This might seem like a better approach in a lot of situations. Some of the Rabbis in Sanhedrin say it's an obligation on the judge to suggest mediation if they think it will help. But others raise really salient objections.

What if you're a judge and two disputants come to see you. One is rich and powerful, the other is poor. They start telling you about the case and ask if you'll judge it for them. You hear enough detail to know that if you hear the case, the rich man is likely to lose. Is it corrupt for you to suggest mediation, knowing that the outcome will likely be better for the rich man than if you were to enact full justice? Perhaps, because you're not supposed to favor a rich man over a poor one as a judge. BUT what if the virtue of peace is greater than the virtue of justice? Perhaps it's more important to achieve a resolution where both the rich and poor men are satisfied, even though it means harming the poor man financially?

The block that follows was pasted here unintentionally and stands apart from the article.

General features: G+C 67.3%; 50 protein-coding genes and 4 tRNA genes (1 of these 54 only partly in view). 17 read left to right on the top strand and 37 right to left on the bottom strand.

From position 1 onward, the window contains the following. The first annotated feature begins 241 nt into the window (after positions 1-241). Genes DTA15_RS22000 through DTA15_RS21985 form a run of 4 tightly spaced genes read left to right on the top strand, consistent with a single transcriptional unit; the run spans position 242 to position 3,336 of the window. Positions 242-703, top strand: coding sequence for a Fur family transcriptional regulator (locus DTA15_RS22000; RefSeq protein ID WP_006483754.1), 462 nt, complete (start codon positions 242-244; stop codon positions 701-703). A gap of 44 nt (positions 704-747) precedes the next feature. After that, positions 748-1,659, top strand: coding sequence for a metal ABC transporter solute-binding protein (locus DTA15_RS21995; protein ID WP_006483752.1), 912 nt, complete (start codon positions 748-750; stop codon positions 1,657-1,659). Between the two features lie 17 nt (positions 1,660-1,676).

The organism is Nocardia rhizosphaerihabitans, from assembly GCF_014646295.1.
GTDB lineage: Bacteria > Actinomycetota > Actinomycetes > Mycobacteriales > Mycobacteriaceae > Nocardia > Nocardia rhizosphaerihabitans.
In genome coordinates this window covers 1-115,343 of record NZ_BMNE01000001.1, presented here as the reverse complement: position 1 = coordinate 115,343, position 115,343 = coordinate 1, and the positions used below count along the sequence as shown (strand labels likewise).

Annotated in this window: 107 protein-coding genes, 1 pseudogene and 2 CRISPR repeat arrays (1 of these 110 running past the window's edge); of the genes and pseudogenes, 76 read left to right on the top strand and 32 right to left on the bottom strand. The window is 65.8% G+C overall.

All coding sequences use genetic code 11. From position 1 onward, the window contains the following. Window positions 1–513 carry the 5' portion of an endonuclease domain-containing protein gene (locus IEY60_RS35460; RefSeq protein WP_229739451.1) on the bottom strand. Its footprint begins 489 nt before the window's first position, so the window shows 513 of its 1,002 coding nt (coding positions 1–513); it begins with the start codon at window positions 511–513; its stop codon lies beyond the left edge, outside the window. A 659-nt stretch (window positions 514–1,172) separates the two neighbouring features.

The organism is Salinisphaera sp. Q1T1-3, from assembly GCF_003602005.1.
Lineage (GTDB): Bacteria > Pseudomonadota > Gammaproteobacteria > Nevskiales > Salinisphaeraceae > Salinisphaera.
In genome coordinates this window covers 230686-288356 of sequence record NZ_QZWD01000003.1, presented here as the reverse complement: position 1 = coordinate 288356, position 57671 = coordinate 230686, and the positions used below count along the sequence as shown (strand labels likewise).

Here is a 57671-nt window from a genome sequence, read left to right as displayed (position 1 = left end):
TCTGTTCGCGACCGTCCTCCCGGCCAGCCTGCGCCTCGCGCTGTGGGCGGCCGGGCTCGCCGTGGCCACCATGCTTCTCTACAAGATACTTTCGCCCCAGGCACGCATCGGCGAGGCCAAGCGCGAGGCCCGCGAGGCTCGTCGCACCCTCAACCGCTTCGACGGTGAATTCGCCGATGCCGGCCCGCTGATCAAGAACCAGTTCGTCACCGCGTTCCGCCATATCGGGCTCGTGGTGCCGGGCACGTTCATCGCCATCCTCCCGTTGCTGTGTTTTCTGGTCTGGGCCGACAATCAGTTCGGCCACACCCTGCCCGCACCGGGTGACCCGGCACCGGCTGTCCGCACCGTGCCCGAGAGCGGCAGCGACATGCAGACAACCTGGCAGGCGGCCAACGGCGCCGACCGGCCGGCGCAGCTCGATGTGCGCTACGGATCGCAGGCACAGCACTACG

The classic homiletic is that Aaron was rodef shalom, a pursuer of peace at all costs. Whereas Moses believed in seeking true justice even when it harmed the peace.

The Talmud finds a middle ground. Its rule for judges is that they can propose mediation if they fear that they will be forced to rule against the powerful person, however once they hear enough of the case to know that they are likely to rule against the powerful person, they cannot propose mediation. That is, it's corrupt to act when you are sure that your actions are benefitting the rich person, but when it's merely a possibility that it will benefit the rich person, it's okay even if you're hoping for that possibility.